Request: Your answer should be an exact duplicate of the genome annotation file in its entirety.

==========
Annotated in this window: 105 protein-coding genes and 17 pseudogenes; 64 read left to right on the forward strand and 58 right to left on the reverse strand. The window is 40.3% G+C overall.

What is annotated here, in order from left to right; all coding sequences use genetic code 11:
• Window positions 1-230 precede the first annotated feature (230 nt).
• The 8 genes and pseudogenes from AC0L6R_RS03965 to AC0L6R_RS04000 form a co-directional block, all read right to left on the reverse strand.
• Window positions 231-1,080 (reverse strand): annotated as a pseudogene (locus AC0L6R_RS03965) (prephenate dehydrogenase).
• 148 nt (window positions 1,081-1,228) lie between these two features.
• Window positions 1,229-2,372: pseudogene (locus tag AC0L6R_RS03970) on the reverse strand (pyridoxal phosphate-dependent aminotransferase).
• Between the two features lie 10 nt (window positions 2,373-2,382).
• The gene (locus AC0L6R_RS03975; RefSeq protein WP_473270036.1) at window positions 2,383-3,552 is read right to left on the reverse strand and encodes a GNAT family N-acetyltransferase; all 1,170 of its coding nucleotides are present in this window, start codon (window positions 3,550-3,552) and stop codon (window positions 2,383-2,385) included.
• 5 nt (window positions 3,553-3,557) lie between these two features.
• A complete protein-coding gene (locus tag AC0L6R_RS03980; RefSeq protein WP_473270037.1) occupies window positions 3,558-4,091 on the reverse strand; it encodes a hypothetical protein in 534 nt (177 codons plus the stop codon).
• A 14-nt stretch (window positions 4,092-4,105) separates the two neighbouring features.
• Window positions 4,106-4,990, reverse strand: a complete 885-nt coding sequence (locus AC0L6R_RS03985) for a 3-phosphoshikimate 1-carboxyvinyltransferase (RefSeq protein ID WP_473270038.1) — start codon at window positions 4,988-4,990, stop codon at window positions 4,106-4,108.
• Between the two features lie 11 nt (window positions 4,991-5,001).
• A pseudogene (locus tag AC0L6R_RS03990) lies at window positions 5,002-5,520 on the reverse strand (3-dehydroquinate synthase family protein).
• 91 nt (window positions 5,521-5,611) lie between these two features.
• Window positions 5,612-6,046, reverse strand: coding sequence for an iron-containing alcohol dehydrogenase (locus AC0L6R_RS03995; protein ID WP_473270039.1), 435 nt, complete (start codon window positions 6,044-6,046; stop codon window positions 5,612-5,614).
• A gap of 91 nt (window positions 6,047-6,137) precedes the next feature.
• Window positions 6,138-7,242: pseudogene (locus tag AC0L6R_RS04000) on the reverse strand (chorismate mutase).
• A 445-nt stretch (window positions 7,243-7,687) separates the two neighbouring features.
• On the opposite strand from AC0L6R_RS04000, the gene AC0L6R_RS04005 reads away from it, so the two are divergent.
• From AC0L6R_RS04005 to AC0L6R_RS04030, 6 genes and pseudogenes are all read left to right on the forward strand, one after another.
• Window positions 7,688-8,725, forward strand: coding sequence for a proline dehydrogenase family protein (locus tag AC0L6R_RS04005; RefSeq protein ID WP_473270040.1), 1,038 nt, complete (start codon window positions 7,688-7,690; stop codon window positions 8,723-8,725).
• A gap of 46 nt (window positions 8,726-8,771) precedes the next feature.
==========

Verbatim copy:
Annotated in this window: 105 protein-coding genes and 17 pseudogenes; 64 read left to right on the forward strand and 58 right to left on the reverse strand. The window is 40.3% G+C overall.

What is annotated here, in order from left to right; all coding sequences use genetic code 11:
• Window positions 1-230 precede the first annotated feature (230 nt).
• The 8 genes and pseudogenes from AC0L6R_RS03965 to AC0L6R_RS04000 form a co-directional block, all read right to left on the reverse strand.
• Window positions 231-1,080 (reverse strand): annotated as a pseudogene (locus AC0L6R_RS03965) (prephenate dehydrogenase).
• 148 nt (window positions 1,081-1,228) lie between these two features.
• Window positions 1,229-2,372: pseudogene (locus tag AC0L6R_RS03970) on the reverse strand (pyridoxal phosphate-dependent aminotransferase).
• Between the two features lie 10 nt (window positions 2,373-2,382).
• The gene (locus AC0L6R_RS03975; RefSeq protein WP_473270036.1) at window positions 2,383-3,552 is read right to left on the reverse strand and encodes a GNAT family N-acetyltransferase; all 1,170 of its coding nucleotides are present in this window, start codon (window positions 3,550-3,552) and stop codon (window positions 2,383-2,385) included.
• 5 nt (window positions 3,553-3,557) lie between these two features.
• A complete protein-coding gene (locus tag AC0L6R_RS03980; RefSeq protein WP_473270037.1) occupies window positions 3,558-4,091 on the reverse strand; it encodes a hypothetical protein in 534 nt (177 codons plus the stop codon).
• A 14-nt stretch (window positions 4,092-4,105) separates the two neighbouring features.
• Window positions 4,106-4,990, reverse strand: a complete 885-nt coding sequence (locus AC0L6R_RS03985) for a 3-phosphoshikimate 1-carboxyvinyltransferase (RefSeq protein ID WP_473270038.1) — start codon at window positions 4,988-4,990, stop codon at window positions 4,106-4,108.
• Between the two features lie 11 nt (window positions 4,991-5,001).
• A pseudogene (locus tag AC0L6R_RS03990) lies at window positions 5,002-5,520 on the reverse strand (3-dehydroquinate synthase family protein).
• 91 nt (window positions 5,521-5,611) lie between these two features.
• Window positions 5,612-6,046, reverse strand: coding sequence for an iron-containing alcohol dehydrogenase (locus AC0L6R_RS03995; protein ID WP_473270039.1), 435 nt, complete (start codon window positions 6,044-6,046; stop codon window positions 5,612-5,614).
• A gap of 91 nt (window positions 6,047-6,137) precedes the next feature.
• Window positions 6,138-7,242: pseudogene (locus tag AC0L6R_RS04000) on the reverse strand (chorismate mutase).
• A 445-nt stretch (window positions 7,243-7,687) separates the two neighbouring features.
• On the opposite strand from AC0L6R_RS04000, the gene AC0L6R_RS04005 reads away from it, so the two are divergent.
• From AC0L6R_RS04005 to AC0L6R_RS04030, 6 genes and pseudogenes are all read left to right on the forward strand, one after another.
• Window positions 7,688-8,725, forward strand: coding sequence for a proline dehydrogenase family protein (locus tag AC0L6R_RS04005; RefSeq protein ID WP_473270040.1), 1,038 nt, complete (start codon window positions 7,688-7,690; stop codon window positions 8,723-8,725).
• A gap of 46 nt (window positions 8,726-8,771) precedes the next feature.